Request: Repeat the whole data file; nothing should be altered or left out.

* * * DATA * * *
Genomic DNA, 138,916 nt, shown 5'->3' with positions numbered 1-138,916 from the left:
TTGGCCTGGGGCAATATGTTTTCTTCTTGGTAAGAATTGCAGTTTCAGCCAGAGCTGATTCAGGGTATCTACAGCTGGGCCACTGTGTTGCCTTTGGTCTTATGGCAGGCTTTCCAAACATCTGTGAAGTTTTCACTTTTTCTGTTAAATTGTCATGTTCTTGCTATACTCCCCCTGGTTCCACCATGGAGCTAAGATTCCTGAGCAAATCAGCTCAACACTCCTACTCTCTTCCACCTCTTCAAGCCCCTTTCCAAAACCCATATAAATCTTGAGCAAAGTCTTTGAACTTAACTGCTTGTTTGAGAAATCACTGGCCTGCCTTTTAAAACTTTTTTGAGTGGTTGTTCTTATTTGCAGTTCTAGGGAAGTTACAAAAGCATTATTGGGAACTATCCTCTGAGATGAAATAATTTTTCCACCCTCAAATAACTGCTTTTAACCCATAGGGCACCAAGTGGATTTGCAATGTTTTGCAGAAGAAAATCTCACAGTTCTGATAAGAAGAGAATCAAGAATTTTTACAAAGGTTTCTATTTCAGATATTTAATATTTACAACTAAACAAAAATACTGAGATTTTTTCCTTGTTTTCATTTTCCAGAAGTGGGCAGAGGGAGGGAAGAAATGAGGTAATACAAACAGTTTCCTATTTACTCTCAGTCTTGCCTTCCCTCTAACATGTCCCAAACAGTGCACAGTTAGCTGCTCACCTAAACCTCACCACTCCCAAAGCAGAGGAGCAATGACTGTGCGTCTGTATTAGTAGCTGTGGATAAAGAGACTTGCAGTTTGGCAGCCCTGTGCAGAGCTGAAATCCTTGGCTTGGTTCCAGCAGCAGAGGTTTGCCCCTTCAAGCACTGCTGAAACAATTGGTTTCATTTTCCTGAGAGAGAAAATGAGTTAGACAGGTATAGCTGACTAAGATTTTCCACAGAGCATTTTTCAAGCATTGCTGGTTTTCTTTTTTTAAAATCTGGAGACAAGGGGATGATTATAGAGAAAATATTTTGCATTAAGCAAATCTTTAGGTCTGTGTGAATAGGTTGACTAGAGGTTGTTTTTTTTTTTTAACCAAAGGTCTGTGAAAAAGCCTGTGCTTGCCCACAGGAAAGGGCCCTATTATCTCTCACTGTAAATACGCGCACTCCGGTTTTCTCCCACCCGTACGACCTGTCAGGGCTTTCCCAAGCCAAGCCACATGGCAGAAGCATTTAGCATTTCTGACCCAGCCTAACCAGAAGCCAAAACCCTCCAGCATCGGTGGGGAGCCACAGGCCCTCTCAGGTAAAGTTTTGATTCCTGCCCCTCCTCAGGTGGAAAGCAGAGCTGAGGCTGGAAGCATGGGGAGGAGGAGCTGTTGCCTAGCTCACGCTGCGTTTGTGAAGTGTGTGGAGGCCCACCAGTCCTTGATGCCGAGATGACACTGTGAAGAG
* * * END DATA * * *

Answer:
Genomic DNA, 138,916 nt, shown 5'->3' with positions numbered 1-138,916 from the left:
TTGGCCTGGGGCAATATGTTTTCTTCTTGGTAAGAATTGCAGTTTCAGCCAGAGCTGATTCAGGGTATCTACAGCTGGGCCACTGTGTTGCCTTTGGTCTTATGGCAGGCTTTCCAAACATCTGTGAAGTTTTCACTTTTTCTGTTAAATTGTCATGTTCTTGCTATACTCCCCCTGGTTCCACCATGGAGCTAAGATTCCTGAGCAAATCAGCTCAACACTCCTACTCTCTTCCACCTCTTCAAGCCCCTTTCCAAAACCCATATAAATCTTGAGCAAAGTCTTTGAACTTAACTGCTTGTTTGAGAAATCACTGGCCTGCCTTTTAAAACTTTTTTGAGTGGTTGTTCTTATTTGCAGTTCTAGGGAAGTTACAAAAGCATTATTGGGAACTATCCTCTGAGATGAAATAATTTTTCCACCCTCAAATAACTGCTTTTAACCCATAGGGCACCAAGTGGATTTGCAATGTTTTGCAGAAGAAAATCTCACAGTTCTGATAAGAAGAGAATCAAGAATTTTTACAAAGGTTTCTATTTCAGATATTTAATATTTACAACTAAACAAAAATACTGAGATTTTTTCCTTGTTTTCATTTTCCAGAAGTGGGCAGAGGGAGGGAAGAAATGAGGTAATACAAACAGTTTCCTATTTACTCTCAGTCTTGCCTTCCCTCTAACATGTCCCAAACAGTGCACAGTTAGCTGCTCACCTAAACCTCACCACTCCCAAAGCAGAGGAGCAATGACTGTGCGTCTGTATTAGTAGCTGTGGATAAAGAGACTTGCAGTTTGGCAGCCCTGTGCAGAGCTGAAATCCTTGGCTTGGTTCCAGCAGCAGAGGTTTGCCCCTTCAAGCACTGCTGAAACAATTGGTTTCATTTTCCTGAGAGAGAAAATGAGTTAGACAGGTATAGCTGACTAAGATTTTCCACAGAGCATTTTTCAAGCATTGCTGGTTTTCTTTTTTTAAAATCTGGAGACAAGGGGATGATTATAGAGAAAATATTTTGCATTAAGCAAATCTTTAGGTCTGTGTGAATAGGTTGACTAGAGGTTGTTTTTTTTTTTTAACCAAAGGTCTGTGAAAAAGCCTGTGCTTGCCCACAGGAAAGGGCCCTATTATCTCTCACTGTAAATACGCGCACTCCGGTTTTCTCCCACCCGTACGACCTGTCAGGGCTTTCCCAAGCCAAGCCACATGGCAGAAGCATTTAGCATTTCTGACCCAGCCTAACCAGAAGCCAAAACCCTCCAGCATCGGTGGGGAGCCACAGGCCCTCTCAGGTAAAGTTTTGATTCCTGCCCCTCCTCAGGTGGAAAGCAGAGCTGAGGCTGGAAGCATGGGGAGGAGGAGCTGTTGCCTAGCTCACGCTGCGTTTGTGAAGTGTGTGGAGGCCCACCAGTCCTTGATGCCGAGATGACACTGTGAAGAG